The Apache Tribe
The Apache tribe, who call themselves Nde, 'men', were represented by two delegations, numbering together about forty persons. The White Mountain Apache came from the San Carlos reservation in Arizona, and the Chiricahua Apache came from Fort Sill, Oklahoma, where they are now held under military restraint.
The Apache have fought their way through hostile tribes from the Yukon river to the Rio Grande, finally establishing themselves in the mountain region of southern Arizona and New Mexico. Once settled, they made unceasing forays in all directions until their name became the synonym of all that was savage and untamable. Due to the nature of the country in which they lived, and their inherited capacity for enduring hardship, they proved the most dangerous foes against whom American troops were ever forced to contend.
The Apache are first cousins of the Navaho, the most successful stock raisers and most expert weavers in the United States. They number nearly 5000, all now on San Carlos reservation in Arizona, excepting the Chiricahua band of about 300, held as prisoners of war at Fort Sill. They have no central organization, but are subdivided into a number of bands, each under its own chief.
The White Mountain delegation was under command of the hereditary chief, Go-zhazh, 'Jingling', known to the whites as Josh (pictured right). They wore the dress of their tribe, with flowing hair, red turban, close-fitting buckskin legging, and characteristic turned-up moccasin. The women have their hair cut across the forehead. Nearly all the men had tattooed upon their foreheads resembling the rain and cloud symbol of the Hopi. They brought with them their native baskets and dance costumes and set up their round-top canvas wikiups after the style of those on the reservation.
The Chiricahua, the last Apache band to go on the warpath, were finally run down and forced to surrender to General Miles in 1886. As the people of Arizona protested against allowing them to remain longer in that territory, they were force to move to Fort Marion, Florida, then to the Mount Vernon barracks in Alabama, and at last to Fort Sill, Oklahoma on the Kiowa reservation. They have since developed from miserable savage refugees to prosperous farmers and stock raisers, quite a number being enrolled and uniformed as United States Scouts.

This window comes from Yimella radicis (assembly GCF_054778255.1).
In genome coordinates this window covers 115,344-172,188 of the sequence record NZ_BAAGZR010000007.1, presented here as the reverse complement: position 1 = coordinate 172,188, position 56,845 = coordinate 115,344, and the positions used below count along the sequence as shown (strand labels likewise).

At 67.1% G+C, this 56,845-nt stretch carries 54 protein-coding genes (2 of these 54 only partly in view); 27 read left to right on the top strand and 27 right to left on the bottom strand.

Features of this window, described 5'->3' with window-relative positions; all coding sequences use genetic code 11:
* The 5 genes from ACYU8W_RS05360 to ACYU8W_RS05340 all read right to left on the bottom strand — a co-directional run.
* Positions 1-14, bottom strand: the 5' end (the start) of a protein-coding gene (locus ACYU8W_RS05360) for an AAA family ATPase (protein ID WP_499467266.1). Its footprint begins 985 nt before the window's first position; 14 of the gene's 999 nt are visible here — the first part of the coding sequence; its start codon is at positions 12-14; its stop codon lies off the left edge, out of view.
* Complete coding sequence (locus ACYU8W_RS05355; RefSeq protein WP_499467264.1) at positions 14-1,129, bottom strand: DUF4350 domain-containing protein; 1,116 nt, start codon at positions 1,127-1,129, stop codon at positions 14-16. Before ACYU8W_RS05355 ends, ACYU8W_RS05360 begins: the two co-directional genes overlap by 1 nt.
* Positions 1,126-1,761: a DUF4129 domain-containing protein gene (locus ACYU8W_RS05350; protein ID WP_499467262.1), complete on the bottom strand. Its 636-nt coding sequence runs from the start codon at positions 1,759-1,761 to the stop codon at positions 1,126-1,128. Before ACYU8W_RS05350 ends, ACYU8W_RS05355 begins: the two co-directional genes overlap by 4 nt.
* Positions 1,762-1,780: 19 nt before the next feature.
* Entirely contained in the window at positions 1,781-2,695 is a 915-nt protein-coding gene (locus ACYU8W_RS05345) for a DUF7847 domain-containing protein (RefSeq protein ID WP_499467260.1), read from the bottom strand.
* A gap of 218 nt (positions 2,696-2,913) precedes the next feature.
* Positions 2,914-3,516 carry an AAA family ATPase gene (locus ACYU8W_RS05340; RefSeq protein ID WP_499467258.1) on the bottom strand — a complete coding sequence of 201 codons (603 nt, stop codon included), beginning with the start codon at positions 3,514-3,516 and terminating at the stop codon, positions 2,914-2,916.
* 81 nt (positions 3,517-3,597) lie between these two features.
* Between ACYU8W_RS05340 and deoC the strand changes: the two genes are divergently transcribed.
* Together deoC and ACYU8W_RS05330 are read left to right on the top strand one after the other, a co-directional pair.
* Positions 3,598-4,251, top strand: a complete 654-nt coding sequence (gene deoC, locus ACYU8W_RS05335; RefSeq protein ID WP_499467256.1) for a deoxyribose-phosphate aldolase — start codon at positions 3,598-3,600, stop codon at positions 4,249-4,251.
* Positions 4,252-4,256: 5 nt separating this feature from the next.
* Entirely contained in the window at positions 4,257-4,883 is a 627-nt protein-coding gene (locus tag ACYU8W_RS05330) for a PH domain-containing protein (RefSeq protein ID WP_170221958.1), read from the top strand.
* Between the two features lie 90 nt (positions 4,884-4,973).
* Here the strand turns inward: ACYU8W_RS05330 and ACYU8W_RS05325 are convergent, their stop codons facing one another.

The delegation was a picked one, and included Naichi (pictured left), the 'Meddler', the hereditary chief of the band, and Geronimo, the old war captain. The delegation also included one or two foot-racers and experts in native arts, and several women, with two infants in cradles.
Being under military control, they were housed in army tents. The exiles devoted their time to good advantage, making baskets, canes, and beaded work for sale, and found much pleasure in meeting their old friends from Arizona and exchanging reminiscences.
To see more images from the Indian Congress, visit the Indian Congress Photo Gallery. This collection includes over 500 photographs of
Native Americans, including portraits of individuals, group
photos of families and photographs of various activities.
The library also has the original "Secretary's Report" from the TransMississippi Exposition. This document includes a section on the The Indian Congress by Mr. W. V. Cox, Secretary of the Government Exhibit Board. It also contains the Report of Captain Mercer, manager of the Indian Congress.
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